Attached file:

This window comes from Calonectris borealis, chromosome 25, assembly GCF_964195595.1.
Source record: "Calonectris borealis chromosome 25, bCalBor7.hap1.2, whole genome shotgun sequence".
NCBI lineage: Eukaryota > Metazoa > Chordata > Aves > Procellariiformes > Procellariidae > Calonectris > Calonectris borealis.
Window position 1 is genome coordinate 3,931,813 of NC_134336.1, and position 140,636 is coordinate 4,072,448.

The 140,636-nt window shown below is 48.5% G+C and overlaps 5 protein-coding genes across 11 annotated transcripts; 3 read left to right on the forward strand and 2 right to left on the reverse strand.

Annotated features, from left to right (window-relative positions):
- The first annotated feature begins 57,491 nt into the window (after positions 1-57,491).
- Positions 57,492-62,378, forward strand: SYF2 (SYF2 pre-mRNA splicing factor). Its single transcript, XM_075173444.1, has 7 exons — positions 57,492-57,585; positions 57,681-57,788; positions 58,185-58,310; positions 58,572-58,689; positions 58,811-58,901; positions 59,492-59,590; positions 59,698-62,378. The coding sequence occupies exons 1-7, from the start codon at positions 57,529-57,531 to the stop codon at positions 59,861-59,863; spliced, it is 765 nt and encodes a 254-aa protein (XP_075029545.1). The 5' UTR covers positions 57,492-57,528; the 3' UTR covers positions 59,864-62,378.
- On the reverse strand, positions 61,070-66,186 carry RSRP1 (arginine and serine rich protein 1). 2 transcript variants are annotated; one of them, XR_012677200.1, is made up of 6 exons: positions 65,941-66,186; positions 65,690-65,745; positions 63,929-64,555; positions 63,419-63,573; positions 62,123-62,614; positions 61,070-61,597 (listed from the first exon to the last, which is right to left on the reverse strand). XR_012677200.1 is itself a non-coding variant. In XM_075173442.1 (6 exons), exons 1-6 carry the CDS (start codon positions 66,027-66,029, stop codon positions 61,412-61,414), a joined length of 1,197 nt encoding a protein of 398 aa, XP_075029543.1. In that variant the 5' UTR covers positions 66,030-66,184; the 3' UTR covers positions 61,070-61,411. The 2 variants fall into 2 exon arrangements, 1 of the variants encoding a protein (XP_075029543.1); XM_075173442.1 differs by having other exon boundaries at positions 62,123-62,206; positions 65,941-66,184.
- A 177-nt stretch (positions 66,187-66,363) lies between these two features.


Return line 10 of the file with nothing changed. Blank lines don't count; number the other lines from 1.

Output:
- A 177-nt stretch (positions 66,187-66,363) lies between these two features.